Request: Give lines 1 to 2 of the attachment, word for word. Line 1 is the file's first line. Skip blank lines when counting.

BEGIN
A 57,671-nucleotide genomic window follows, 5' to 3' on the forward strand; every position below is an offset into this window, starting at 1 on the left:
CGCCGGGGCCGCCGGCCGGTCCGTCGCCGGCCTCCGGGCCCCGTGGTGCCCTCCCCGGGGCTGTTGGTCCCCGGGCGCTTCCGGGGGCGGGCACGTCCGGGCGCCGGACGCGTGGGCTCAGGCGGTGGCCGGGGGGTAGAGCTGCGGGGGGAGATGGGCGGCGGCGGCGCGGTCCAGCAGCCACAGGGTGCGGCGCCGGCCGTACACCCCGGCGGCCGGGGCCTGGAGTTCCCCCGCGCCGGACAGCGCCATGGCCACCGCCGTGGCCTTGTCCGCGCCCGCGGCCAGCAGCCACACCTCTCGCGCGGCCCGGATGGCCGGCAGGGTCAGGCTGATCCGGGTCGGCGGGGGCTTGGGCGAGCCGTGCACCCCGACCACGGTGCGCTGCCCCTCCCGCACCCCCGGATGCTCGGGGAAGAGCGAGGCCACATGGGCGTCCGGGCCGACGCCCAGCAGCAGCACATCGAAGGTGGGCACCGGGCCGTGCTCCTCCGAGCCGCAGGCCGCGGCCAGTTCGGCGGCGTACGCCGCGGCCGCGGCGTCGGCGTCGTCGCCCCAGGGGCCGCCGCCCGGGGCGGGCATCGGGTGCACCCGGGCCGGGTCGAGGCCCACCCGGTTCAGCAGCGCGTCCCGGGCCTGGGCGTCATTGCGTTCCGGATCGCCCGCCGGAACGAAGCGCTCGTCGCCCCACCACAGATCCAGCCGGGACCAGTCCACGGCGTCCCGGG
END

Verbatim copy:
A 57,671-nucleotide genomic window follows, 5' to 3' on the forward strand; every position below is an offset into this window, starting at 1 on the left:
CGCCGGGGCCGCCGGCCGGTCCGTCGCCGGCCTCCGGGCCCCGTGGTGCCCTCCCCGGGGCTGTTGGTCCCCGGGCGCTTCCGGGGGCGGGCACGTCCGGGCGCCGGACGCGTGGGCTCAGGCGGTGGCCGGGGGGTAGAGCTGCGGGGGGAGATGGGCGGCGGCGGCGCGGTCCAGCAGCCACAGGGTGCGGCGCCGGCCGTACACCCCGGCGGCCGGGGCCTGGAGTTCCCCCGCGCCGGACAGCGCCATGGCCACCGCCGTGGCCTTGTCCGCGCCCGCGGCCAGCAGCCACACCTCTCGCGCGGCCCGGATGGCCGGCAGGGTCAGGCTGATCCGGGTCGGCGGGGGCTTGGGCGAGCCGTGCACCCCGACCACGGTGCGCTGCCCCTCCCGCACCCCCGGATGCTCGGGGAAGAGCGAGGCCACATGGGCGTCCGGGCCGACGCCCAGCAGCAGCACATCGAAGGTGGGCACCGGGCCGTGCTCCTCCGAGCCGCAGGCCGCGGCCAGTTCGGCGGCGTACGCCGCGGCCGCGGCGTCGGCGTCGTCGCCCCAGGGGCCGCCGCCCGGGGCGGGCATCGGGTGCACCCGGGCCGGGTCGAGGCCCACCCGGTTCAGCAGCGCGTCCCGGGCCTGGGCGTCATTGCGTTCCGGATCGCCCGCCGGAACGAAGCGCTCGTCGCCCCACCACAGATCCAGCCGGGACCAGTCCACGGCGTCCCGGG